A team spokesman said that Kraft, pleased that Putin liked it so much — and perhaps wanting to avoid an international incident — let him keep it, and ordered a replacement.

Vince Lombardi designed the first pro football championship ring for his 1965 Green Bay Packers a couple of years before the first Super Bowl. It was round with a single diamond, a ring as unpretentious as the coach. Each year, it seems, the bauble gets a bit bigger.

The Patriots' most recent keepsake, representing their third championship in four seasons, was the largest Super Bowl ring ever produced by Jostens, the Denton, Texas company that has designed 27 of the league's 40 rings. It weighs 4.06 ounces and features 124 diamonds set in white gold. On the crown is a depiction of three Lombardi Trophies. One New England player referred to it as a "three-bar-stool ring," meaning a person three seats away could make out its detail.

The NFL helps foot the bill for the rings, paying up to $5,000 each for up to 150 rings for the championship teams, and up to $2,500 each for the same number of runner-up rings or charms. It's a far cry from when legendary Chicago Bears coach George Halas rewarded the players on the 1933 NFL championship team with bear-shaped blankets.

The biggest individual ring Jostens has made belongs to former Bears defensive tackle William "Refrigerator" Perry, a size-23 large enough to pass a half-dollar through. The one said to be the most valuable as far as collectors are concerned belongs to former New York Jets quarterback Joe Namath, who in 1969 made good on his bold prediction of an improbable Super Bowl victory over Baltimore. That one is valued at more than $100,000.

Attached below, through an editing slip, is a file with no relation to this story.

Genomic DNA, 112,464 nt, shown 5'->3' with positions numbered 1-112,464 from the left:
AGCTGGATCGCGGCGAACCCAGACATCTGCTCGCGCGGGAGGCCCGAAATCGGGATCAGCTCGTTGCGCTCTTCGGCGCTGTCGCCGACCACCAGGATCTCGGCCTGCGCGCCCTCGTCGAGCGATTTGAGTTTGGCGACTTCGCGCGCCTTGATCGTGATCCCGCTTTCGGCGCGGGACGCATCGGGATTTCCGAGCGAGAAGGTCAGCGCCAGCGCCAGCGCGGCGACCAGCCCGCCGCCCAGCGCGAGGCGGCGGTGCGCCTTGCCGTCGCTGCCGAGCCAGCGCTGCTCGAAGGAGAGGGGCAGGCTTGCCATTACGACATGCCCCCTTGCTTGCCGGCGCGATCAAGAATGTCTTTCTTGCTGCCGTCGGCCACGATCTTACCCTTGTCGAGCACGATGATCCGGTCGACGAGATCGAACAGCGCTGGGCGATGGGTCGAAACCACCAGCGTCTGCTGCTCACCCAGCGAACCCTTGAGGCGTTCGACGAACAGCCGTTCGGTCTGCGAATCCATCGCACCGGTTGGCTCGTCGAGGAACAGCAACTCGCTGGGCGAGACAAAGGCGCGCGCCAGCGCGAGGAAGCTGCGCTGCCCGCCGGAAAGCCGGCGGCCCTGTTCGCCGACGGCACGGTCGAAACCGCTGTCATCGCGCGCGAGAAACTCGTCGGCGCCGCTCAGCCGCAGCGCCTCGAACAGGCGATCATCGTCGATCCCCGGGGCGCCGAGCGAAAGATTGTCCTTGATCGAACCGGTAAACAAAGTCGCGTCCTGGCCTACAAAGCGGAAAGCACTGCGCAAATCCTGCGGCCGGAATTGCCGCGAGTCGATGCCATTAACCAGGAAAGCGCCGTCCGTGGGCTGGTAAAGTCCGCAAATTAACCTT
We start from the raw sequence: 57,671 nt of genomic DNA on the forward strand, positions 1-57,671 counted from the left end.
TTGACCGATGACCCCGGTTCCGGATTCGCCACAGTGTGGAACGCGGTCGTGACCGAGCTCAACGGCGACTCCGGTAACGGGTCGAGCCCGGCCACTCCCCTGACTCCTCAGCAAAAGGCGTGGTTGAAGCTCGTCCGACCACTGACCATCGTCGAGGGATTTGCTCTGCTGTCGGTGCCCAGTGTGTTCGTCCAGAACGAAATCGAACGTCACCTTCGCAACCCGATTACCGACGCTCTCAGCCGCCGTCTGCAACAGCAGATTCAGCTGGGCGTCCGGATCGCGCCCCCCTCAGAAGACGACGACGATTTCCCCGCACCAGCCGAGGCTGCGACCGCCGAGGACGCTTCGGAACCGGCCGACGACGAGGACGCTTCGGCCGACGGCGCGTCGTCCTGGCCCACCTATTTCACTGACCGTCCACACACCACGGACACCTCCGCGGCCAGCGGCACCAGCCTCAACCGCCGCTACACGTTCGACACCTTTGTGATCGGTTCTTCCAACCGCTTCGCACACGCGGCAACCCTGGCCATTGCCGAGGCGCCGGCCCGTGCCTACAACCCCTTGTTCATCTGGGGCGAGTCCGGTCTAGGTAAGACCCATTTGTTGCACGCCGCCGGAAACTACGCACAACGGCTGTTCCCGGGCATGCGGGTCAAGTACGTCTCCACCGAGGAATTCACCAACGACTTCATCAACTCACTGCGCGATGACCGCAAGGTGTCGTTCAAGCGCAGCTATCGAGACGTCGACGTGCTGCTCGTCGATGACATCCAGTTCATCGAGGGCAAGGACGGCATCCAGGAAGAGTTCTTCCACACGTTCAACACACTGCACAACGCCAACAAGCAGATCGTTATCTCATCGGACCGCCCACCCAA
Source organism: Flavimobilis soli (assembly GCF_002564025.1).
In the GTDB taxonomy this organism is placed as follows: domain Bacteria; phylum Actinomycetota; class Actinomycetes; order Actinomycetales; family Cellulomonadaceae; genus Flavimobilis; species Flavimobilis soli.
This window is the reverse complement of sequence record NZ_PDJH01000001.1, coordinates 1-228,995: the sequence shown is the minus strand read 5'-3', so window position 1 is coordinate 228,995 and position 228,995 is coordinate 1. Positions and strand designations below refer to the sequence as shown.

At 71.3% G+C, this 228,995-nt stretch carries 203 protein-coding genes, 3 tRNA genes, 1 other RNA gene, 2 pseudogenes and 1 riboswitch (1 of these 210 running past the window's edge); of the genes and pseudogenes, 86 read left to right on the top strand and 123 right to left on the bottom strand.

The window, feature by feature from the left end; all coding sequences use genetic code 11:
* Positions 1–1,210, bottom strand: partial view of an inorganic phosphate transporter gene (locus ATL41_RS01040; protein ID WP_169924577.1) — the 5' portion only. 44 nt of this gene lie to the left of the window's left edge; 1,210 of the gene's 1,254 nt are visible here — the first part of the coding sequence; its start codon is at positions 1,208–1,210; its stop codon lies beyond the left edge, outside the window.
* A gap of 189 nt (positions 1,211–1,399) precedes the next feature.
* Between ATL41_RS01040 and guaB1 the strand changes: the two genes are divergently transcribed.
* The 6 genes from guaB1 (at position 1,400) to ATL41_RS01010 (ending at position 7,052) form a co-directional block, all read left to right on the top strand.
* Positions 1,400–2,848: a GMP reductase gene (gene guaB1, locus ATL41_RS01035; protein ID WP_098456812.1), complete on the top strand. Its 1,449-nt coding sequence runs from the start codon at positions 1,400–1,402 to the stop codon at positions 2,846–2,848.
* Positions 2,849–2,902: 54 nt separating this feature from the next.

"The Super Bowl ring is a sports championship icon," Jostens spokesman Rich Stoebe said. "When you think about 'the ring,' there's only one thing you think about and that's the Super Bowl ring."

Not surprisingly, some down-on-their-luck players are forced to part with their rings. In 1996, as part of bankruptcy and divorce procedures, Steelers running back Rocky Bleier reportedly sold his four rings to a friend for $40,000 then was allowed to "lease" them back over three years for $1,368 per month. Three of his rings were later stolen while he was at a speaking engagement. The ring belonging to Thomas "Hollywood" Henderson, the former Cowboys linebacker, was seized to pay back taxes. And Raiders cornerback Lester Hayes said he pawned his ring so he could pay a dentist bill, only to find the ring had already been sold when he returned to the pawnshop to buy it back.

Impressive as the rings are, many players keep them stashed away except for special occasions.

"I don't wear a lot of jewelry, and they're heavy," Swann said. "When you're wearing them all the time and you're shaking hands, it hurts."

Indianapolis receiver Ricky Proehl, who will play in Sunday's Super Bowl, almost never wears the ring he won as a member of the St. Louis Rams. If that ring sees the light of day, it's usually on the hand of his father.

Proehl was asked this week if he gave it to his dad on loan.

"No," he said, smiling. "My dad loans it to me."
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« Reply #1 on: February 03, 2007, 05:03:36 PM »

Far Away, Super Bowl’s Losers Will Be Champs

In some parts of the world, the Seattle Seahawks are the reigning Super Bowl champions, the Buffalo Bills are the last great football dynasty and Tom Brady is some frustrated quarterback from New England who can never win it all.

So say the T-shirts and the caps worn in guy, Uganda and Sierra Leone.

The Super Bowl will end about 10 p.m. Sunday, and by 10:01 every player on the winning team — along with coaches, executives, family members and ball boys — could be outfitted in colorful T-shirts and caps proclaiming them champions.

The other set of championship gear — the 288 T-shirts and caps made for the team that did not win — will be hidden behind a locked door at Dolphin Stadium. By order of the National Football League, those items are never to appear on television or on eBay. They are never even to be seen on American soil.

They will be shipped Monday morning to a warehouse in Sewickley, Pa., near Pittsburgh, where they will become property of World Vision, a relief organization that will package the clothing in wooden boxes and send it to a developing nation, usually in Africa.